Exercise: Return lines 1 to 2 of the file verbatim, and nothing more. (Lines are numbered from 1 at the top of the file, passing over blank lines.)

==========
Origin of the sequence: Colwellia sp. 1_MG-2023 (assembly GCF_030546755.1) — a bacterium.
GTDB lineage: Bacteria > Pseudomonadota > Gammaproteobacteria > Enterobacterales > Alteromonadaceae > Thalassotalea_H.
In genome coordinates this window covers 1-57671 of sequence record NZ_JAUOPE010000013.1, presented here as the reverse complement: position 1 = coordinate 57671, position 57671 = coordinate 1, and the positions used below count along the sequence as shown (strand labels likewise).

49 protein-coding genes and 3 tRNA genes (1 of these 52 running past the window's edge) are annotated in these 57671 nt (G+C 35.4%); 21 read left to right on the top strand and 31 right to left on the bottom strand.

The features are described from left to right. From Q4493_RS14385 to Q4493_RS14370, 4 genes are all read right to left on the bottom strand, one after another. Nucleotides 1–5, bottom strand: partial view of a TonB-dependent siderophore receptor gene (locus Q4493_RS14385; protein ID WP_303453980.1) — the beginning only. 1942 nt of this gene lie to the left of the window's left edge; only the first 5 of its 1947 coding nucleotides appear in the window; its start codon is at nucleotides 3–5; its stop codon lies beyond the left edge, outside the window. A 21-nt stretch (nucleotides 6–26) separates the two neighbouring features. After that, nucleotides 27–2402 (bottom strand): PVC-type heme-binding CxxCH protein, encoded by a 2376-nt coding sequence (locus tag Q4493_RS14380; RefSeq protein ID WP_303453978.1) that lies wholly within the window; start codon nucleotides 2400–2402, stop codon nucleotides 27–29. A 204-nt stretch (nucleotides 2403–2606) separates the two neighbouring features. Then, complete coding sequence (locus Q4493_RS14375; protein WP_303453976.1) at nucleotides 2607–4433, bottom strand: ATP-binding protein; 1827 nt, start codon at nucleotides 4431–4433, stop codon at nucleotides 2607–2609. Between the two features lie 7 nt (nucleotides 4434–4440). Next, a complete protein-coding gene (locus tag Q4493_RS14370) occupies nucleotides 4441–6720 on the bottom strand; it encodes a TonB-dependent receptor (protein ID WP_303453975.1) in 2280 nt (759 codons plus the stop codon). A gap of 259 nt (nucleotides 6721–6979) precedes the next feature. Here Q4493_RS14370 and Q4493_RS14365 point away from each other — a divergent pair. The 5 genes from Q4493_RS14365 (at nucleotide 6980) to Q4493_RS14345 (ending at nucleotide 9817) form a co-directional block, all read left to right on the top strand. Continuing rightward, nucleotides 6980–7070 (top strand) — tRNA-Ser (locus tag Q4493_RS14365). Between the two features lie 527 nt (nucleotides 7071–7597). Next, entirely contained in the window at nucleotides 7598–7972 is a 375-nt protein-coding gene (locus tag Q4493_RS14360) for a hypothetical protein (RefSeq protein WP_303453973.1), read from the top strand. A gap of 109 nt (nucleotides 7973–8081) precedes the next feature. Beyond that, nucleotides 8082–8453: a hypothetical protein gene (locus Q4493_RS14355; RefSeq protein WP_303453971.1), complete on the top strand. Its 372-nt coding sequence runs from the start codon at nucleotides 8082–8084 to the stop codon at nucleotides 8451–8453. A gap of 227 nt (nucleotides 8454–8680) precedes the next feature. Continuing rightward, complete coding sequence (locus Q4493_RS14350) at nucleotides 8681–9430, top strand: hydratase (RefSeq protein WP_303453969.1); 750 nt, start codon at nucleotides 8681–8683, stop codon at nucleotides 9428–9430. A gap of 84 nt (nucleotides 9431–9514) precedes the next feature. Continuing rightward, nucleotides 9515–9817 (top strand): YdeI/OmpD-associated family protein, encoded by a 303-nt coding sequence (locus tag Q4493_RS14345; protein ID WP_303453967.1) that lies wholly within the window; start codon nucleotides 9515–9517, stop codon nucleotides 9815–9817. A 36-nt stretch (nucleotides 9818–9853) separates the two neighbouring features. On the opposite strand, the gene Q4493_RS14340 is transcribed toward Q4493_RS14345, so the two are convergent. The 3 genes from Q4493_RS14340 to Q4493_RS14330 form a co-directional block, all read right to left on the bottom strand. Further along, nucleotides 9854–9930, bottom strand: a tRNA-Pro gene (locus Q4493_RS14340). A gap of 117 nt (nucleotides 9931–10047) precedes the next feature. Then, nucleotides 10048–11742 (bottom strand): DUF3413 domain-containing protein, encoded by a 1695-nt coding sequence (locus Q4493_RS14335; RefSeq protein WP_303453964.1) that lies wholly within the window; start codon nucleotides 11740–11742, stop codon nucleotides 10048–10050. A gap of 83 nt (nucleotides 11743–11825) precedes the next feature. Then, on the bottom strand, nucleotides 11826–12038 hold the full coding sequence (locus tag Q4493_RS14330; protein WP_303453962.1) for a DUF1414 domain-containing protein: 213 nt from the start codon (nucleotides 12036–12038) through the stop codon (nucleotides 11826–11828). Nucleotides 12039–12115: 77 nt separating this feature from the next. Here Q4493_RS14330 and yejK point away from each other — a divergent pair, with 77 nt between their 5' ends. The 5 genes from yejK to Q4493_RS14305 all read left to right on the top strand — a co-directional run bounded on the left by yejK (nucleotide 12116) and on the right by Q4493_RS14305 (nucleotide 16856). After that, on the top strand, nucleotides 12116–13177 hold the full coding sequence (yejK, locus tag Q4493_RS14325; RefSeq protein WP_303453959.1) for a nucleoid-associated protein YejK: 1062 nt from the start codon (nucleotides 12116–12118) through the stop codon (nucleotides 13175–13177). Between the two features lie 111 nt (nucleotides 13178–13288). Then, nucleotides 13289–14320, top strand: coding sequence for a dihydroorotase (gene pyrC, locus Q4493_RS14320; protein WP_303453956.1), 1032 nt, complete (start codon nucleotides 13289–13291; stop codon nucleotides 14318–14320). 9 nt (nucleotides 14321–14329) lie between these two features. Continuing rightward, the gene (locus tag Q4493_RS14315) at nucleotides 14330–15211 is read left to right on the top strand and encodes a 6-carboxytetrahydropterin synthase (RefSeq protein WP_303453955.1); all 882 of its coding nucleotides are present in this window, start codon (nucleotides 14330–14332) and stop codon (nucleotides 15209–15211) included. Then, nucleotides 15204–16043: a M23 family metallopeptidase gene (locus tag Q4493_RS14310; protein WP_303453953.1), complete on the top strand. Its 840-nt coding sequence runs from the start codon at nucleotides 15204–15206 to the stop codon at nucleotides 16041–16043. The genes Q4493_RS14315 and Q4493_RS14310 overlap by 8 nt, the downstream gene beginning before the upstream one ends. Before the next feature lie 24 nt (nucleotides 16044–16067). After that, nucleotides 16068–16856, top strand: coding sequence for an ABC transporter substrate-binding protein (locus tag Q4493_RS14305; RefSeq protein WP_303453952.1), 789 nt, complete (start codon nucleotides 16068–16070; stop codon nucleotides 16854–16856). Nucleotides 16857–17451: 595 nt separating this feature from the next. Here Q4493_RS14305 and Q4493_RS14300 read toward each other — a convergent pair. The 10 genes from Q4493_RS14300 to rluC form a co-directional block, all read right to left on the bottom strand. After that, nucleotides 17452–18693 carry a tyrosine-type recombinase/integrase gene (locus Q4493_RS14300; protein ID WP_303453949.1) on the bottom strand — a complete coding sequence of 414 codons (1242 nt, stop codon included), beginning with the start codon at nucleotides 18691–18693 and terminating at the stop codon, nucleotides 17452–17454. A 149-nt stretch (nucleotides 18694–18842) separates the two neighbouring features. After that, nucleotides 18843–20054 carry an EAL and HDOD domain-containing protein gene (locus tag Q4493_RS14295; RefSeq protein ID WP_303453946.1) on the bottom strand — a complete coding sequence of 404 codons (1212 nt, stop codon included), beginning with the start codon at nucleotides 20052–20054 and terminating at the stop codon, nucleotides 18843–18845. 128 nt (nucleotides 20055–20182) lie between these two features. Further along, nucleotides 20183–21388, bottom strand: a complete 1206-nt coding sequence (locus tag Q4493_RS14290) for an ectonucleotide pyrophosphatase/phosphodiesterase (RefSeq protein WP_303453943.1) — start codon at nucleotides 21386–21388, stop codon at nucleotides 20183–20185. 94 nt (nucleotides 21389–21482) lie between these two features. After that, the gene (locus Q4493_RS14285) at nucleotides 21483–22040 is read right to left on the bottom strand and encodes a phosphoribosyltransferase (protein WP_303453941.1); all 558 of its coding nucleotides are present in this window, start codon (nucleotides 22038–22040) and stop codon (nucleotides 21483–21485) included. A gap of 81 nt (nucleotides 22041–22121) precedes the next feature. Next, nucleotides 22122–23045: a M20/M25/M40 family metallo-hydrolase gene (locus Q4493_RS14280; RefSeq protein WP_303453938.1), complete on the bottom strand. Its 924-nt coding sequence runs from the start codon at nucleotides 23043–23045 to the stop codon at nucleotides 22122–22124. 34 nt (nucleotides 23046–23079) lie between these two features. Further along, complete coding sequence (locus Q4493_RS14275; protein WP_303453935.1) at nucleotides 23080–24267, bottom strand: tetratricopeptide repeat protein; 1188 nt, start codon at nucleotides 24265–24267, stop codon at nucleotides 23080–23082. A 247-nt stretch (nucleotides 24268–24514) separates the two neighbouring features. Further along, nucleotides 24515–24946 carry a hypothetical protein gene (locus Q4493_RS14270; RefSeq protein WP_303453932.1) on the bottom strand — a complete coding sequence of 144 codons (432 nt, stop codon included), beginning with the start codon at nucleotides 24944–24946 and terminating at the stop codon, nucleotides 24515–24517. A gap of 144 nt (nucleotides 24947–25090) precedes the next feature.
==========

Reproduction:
Origin of the sequence: Colwellia sp. 1_MG-2023 (assembly GCF_030546755.1) — a bacterium.
GTDB lineage: Bacteria > Pseudomonadota > Gammaproteobacteria > Enterobacterales > Alteromonadaceae > Thalassotalea_H.